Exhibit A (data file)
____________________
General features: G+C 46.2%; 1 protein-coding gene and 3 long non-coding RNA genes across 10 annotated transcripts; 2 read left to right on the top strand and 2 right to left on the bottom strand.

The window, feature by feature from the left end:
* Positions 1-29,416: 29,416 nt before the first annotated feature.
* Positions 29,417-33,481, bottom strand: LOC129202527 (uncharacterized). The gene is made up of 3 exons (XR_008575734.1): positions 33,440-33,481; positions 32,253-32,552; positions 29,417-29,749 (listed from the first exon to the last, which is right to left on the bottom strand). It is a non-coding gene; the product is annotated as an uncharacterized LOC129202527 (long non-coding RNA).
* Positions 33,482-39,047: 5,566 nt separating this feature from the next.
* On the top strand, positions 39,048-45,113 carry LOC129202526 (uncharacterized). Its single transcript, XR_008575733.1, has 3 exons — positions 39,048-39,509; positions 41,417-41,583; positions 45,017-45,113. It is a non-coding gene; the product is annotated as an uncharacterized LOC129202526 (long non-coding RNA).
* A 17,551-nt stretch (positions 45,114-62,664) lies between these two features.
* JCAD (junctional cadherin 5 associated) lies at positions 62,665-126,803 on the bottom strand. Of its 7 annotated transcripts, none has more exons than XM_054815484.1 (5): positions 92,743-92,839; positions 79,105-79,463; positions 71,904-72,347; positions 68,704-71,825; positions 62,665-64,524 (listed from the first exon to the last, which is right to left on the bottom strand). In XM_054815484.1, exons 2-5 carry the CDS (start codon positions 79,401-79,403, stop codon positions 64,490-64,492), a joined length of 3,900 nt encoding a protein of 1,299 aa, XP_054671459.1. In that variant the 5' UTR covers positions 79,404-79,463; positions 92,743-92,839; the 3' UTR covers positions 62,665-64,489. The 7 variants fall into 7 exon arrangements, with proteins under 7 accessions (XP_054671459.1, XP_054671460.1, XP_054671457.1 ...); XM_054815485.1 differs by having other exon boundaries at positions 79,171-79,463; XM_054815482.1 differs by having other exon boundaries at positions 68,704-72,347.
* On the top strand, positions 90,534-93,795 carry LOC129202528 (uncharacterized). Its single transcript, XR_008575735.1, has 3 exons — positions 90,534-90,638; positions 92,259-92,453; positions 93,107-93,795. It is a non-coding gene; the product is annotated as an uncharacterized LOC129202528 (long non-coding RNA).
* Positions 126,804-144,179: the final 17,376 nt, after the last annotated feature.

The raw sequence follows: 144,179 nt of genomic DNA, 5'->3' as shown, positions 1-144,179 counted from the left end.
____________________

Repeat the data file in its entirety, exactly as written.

General features: G+C 46.2%; 1 protein-coding gene and 3 long non-coding RNA genes across 10 annotated transcripts; 2 read left to right on the top strand and 2 right to left on the bottom strand.

The window, feature by feature from the left end:
* Positions 1-29,416: 29,416 nt before the first annotated feature.
* Positions 29,417-33,481, bottom strand: LOC129202527 (uncharacterized). The gene is made up of 3 exons (XR_008575734.1): positions 33,440-33,481; positions 32,253-32,552; positions 29,417-29,749 (listed from the first exon to the last, which is right to left on the bottom strand). It is a non-coding gene; the product is annotated as an uncharacterized LOC129202527 (long non-coding RNA).
* Positions 33,482-39,047: 5,566 nt separating this feature from the next.
* On the top strand, positions 39,048-45,113 carry LOC129202526 (uncharacterized). Its single transcript, XR_008575733.1, has 3 exons — positions 39,048-39,509; positions 41,417-41,583; positions 45,017-45,113. It is a non-coding gene; the product is annotated as an uncharacterized LOC129202526 (long non-coding RNA).
* A 17,551-nt stretch (positions 45,114-62,664) lies between these two features.
* JCAD (junctional cadherin 5 associated) lies at positions 62,665-126,803 on the bottom strand. Of its 7 annotated transcripts, none has more exons than XM_054815484.1 (5): positions 92,743-92,839; positions 79,105-79,463; positions 71,904-72,347; positions 68,704-71,825; positions 62,665-64,524 (listed from the first exon to the last, which is right to left on the bottom strand). In XM_054815484.1, exons 2-5 carry the CDS (start codon positions 79,401-79,403, stop codon positions 64,490-64,492), a joined length of 3,900 nt encoding a protein of 1,299 aa, XP_054671459.1. In that variant the 5' UTR covers positions 79,404-79,463; positions 92,743-92,839; the 3' UTR covers positions 62,665-64,489. The 7 variants fall into 7 exon arrangements, with proteins under 7 accessions (XP_054671459.1, XP_054671460.1, XP_054671457.1 ...); XM_054815485.1 differs by having other exon boundaries at positions 79,171-79,463; XM_054815482.1 differs by having other exon boundaries at positions 68,704-72,347.
* On the top strand, positions 90,534-93,795 carry LOC129202528 (uncharacterized). Its single transcript, XR_008575735.1, has 3 exons — positions 90,534-90,638; positions 92,259-92,453; positions 93,107-93,795. It is a non-coding gene; the product is annotated as an uncharacterized LOC129202528 (long non-coding RNA).
* Positions 126,804-144,179: the final 17,376 nt, after the last annotated feature.

The raw sequence follows: 144,179 nt of genomic DNA, 5'->3' as shown, positions 1-144,179 counted from the left end.